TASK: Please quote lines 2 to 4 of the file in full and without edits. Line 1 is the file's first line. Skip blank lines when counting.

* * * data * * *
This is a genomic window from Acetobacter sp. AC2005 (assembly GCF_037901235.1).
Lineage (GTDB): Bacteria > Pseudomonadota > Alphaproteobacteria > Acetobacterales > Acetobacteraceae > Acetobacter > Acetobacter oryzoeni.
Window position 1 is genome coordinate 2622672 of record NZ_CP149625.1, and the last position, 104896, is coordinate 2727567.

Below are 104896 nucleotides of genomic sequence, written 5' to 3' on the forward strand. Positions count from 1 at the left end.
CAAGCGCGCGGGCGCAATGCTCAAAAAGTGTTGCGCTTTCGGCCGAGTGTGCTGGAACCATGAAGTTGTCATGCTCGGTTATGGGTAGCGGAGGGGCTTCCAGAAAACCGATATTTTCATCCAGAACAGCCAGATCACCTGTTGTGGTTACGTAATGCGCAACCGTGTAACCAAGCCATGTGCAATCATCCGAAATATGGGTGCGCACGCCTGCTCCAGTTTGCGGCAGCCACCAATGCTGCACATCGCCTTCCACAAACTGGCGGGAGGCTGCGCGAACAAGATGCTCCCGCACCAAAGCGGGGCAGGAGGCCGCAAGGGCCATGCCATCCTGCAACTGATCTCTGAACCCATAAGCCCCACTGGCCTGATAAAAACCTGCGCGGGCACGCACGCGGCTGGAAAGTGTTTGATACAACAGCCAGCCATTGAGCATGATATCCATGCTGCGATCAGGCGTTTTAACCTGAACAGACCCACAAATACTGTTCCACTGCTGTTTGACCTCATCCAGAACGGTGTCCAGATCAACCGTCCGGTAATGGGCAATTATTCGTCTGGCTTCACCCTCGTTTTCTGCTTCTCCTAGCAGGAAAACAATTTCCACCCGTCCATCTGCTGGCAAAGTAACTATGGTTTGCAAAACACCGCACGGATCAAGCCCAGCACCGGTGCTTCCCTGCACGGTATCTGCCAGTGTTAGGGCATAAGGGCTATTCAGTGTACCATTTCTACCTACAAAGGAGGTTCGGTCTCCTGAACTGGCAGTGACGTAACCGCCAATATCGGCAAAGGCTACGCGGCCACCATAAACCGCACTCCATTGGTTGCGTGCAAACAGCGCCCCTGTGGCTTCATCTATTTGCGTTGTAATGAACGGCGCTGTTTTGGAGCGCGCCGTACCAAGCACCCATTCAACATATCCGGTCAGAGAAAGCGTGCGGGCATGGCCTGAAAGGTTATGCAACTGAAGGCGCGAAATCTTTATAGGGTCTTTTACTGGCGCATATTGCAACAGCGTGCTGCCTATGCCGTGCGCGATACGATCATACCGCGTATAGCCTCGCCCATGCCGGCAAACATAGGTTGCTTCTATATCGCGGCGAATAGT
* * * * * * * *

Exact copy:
Lineage (GTDB): Bacteria > Pseudomonadota > Alphaproteobacteria > Acetobacterales > Acetobacteraceae > Acetobacter > Acetobacter oryzoeni.
Window position 1 is genome coordinate 2622672 of record NZ_CP149625.1, and the last position, 104896, is coordinate 2727567.

Below are 104896 nucleotides of genomic sequence, written 5' to 3' on the forward strand. Positions count from 1 at the left end.